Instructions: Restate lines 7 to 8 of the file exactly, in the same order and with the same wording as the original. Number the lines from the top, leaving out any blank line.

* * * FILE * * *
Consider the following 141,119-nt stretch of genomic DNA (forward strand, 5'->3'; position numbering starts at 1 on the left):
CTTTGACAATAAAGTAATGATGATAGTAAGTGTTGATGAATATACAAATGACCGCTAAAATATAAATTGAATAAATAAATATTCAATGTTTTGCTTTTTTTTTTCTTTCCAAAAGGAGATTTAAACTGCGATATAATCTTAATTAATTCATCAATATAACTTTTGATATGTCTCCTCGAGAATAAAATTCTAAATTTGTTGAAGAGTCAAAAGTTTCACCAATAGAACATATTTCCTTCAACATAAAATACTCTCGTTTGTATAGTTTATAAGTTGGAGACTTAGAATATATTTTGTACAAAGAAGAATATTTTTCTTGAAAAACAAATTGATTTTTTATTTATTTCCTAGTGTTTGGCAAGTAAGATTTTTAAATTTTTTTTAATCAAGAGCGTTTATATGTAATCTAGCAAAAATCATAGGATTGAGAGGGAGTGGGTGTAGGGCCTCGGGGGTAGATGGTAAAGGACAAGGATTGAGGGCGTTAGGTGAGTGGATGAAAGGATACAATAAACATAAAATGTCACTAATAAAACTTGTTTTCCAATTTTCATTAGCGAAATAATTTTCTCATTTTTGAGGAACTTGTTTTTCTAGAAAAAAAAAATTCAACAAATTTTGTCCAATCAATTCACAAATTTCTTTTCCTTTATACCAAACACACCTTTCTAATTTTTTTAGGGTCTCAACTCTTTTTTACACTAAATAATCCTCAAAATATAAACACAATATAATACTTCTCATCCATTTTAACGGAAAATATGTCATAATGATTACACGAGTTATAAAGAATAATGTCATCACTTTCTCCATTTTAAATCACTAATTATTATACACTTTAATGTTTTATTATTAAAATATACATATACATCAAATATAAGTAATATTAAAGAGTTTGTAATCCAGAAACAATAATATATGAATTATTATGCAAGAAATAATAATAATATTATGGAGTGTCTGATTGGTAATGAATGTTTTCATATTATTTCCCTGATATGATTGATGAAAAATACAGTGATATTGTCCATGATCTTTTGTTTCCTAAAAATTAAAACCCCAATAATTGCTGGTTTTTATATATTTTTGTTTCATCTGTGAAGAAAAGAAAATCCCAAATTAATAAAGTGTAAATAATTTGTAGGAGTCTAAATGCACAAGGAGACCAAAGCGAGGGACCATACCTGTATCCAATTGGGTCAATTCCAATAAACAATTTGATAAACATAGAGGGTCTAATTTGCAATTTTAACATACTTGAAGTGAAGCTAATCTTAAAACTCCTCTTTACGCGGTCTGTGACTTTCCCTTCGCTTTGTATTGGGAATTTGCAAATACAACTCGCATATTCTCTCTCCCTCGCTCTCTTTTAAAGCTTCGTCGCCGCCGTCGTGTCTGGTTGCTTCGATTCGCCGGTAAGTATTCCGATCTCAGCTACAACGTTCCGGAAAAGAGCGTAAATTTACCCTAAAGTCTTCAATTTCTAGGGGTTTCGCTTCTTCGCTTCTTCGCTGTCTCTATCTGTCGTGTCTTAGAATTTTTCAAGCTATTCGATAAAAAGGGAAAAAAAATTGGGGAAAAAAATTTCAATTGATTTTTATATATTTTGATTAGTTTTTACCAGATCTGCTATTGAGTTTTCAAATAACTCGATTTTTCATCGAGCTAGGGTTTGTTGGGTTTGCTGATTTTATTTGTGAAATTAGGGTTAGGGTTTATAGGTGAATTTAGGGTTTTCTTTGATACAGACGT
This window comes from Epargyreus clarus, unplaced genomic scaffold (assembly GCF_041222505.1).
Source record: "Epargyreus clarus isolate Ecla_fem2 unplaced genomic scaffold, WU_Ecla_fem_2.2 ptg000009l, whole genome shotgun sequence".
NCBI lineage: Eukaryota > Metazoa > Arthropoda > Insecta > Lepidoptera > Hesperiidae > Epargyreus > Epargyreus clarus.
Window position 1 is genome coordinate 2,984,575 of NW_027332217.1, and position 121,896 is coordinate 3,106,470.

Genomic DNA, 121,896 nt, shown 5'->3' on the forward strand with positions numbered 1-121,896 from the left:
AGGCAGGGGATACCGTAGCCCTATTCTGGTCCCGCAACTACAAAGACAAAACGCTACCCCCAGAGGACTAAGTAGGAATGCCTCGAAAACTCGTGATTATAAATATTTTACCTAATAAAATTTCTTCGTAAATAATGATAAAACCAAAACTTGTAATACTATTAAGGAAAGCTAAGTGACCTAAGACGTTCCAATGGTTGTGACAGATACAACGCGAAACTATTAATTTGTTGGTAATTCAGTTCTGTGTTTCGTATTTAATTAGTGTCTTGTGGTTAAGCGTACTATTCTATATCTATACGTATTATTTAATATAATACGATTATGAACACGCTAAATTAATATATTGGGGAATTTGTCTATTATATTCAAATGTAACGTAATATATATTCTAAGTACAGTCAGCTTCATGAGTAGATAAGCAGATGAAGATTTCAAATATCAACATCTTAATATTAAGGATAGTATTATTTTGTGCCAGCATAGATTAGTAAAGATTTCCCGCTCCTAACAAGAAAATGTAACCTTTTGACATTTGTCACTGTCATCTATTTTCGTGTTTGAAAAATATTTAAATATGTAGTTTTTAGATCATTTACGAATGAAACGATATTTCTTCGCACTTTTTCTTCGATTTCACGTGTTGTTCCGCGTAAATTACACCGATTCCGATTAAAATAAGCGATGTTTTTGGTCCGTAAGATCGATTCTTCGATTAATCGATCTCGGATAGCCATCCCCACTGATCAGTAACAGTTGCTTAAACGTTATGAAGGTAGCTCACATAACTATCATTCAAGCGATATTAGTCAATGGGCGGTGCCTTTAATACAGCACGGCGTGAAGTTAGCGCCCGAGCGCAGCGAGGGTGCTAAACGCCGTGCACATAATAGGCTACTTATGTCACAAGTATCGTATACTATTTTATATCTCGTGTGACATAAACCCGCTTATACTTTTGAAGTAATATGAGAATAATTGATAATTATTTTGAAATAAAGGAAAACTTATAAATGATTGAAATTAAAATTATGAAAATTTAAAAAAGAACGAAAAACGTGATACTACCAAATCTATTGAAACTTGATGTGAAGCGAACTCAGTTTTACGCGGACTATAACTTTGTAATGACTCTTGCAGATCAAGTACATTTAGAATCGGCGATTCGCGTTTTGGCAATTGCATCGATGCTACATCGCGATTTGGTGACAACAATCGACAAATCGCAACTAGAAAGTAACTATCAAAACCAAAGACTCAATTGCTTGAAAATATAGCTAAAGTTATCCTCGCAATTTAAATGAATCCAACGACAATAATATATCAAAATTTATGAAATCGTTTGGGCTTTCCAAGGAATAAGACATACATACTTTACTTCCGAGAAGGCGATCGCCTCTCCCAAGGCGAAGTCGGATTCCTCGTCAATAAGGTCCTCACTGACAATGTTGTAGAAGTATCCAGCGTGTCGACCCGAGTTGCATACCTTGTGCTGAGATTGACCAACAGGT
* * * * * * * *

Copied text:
Genomic DNA, 121,896 nt, shown 5'->3' on the forward strand with positions numbered 1-121,896 from the left:
AGGCAGGGGATACCGTAGCCCTATTCTGGTCCCGCAACTACAAAGACAAAACGCTACCCCCAGAGGACTAAGTAGGAATGCCTCGAAAACTCGTGATTATAAATATTTTACCTAATAAAATTTCTTCGTAAATAATGATAAAACCAAAACTTGTAATACTATTAAGGAAAGCTAAGTGACCTAAGACGTTCCAATGGTTGTGACAGATACAACGCGAAACTATTAATTTGTTGGTAATTCAGTTCTGTGTTTCGTATTTAATTAGTGTCTTGTGGTTAAGCGTACTATTCTATATCTATACGTATTATTTAATATAATACGATTATGAACACGCTAAATTAATATATTGGGGAATTTGTCTATTATATTCAAATGTAACGTAATATATATTCTAAGTACAGTCAGCTTCATGAGTAGATAAGCAGATGAAGATTTCAAATATCAACATCTTAATATTAAGGATAGTATTATTTTGTGCCAGCATAGATTAGTAAAGATTTCCCGCTCCTAACAAGAAAATGTAACCTTTTGACATTTGTCACTGTCATCTATTTTCGTGTTTGAAAAATATTTAAATATGTAGTTTTTAGATCATTTACGAATGAAACGATATTTCTTCGCACTTTTTCTTCGATTTCACGTGTTGTTCCGCGTAAATTACACCGATTCCGATTAAAATAAGCGATGTTTTTGGTCCGTAAGATCGATTCTTCGATTAATCGATCTCGGATAGCCATCCCCACTGATCAGTAACAGTTGCTTAAACGTTATGAAGGTAGCTCACATAACTATCATTCAAGCGATATTAGTCAATGGGCGGTGCCTTTAATACAGCACGGCGTGAAGTTAGCGCCCGAGCGCAGCGAGGGTGCTAAACGCCGTGCACATAATAGGCTACTTATGTCACAAGTATCGTATACTATTTTATATCTCGTGTGACATAAACCCGCTTATACTTTTGAAGTAATATGAGAATAATTGATAATTATTTTGAAATAAAGGAAAACTTATAAATGATTGAAATTAAAATTATGAAAATTTAAAAAAGAACGAAAAACGTGATACTACCAAATCTATTGAAACTTGATGTGAAGCGAACTCAGTTTTACGCGGACTATAACTTTGTAATGACTCTTGCAGATCAAGTACATTTAGAATCGGCGATTCGCGTTTTGGCAATTGCATCGATGCTACATCGCGATTTGGTGACAACAATCGACAAATCGCAACTAGAAAGTAACTATCAAAACCAAAGACTCAATTGCTTGAAAATATAGCTAAAGTTATCCTCGCAATTTAAATGAATCCAACGACAATAATATATCAAAATTTATGAAATCGTTTGGGCTTTCCAAGGAATAAGACATACATACTTTACTTCCGAGAAGGCGATCGCCTCTCCCAAGGCGAAGTCGGATTCCTCGTCAATAAGGTCCTCACTGACAATGTTGTAGAAGTATCCAGCGTGTCGACCCGAGTTGCATACCTTGTGCTGAGATTGACCAACAGGT